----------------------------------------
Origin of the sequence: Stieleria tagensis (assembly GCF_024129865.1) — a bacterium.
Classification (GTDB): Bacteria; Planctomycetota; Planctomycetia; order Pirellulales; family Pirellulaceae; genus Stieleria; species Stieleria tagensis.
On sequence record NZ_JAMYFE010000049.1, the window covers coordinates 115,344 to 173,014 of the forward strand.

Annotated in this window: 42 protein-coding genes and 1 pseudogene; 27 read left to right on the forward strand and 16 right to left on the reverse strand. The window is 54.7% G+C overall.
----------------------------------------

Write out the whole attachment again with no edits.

Origin of the sequence: Stieleria tagensis (assembly GCF_024129865.1) — a bacterium.
Classification (GTDB): Bacteria; Planctomycetota; Planctomycetia; order Pirellulales; family Pirellulaceae; genus Stieleria; species Stieleria tagensis.
On sequence record NZ_JAMYFE010000049.1, the window covers coordinates 115,344 to 173,014 of the forward strand.

Annotated in this window: 42 protein-coding genes and 1 pseudogene; 27 read left to right on the forward strand and 16 right to left on the reverse strand. The window is 54.7% G+C overall.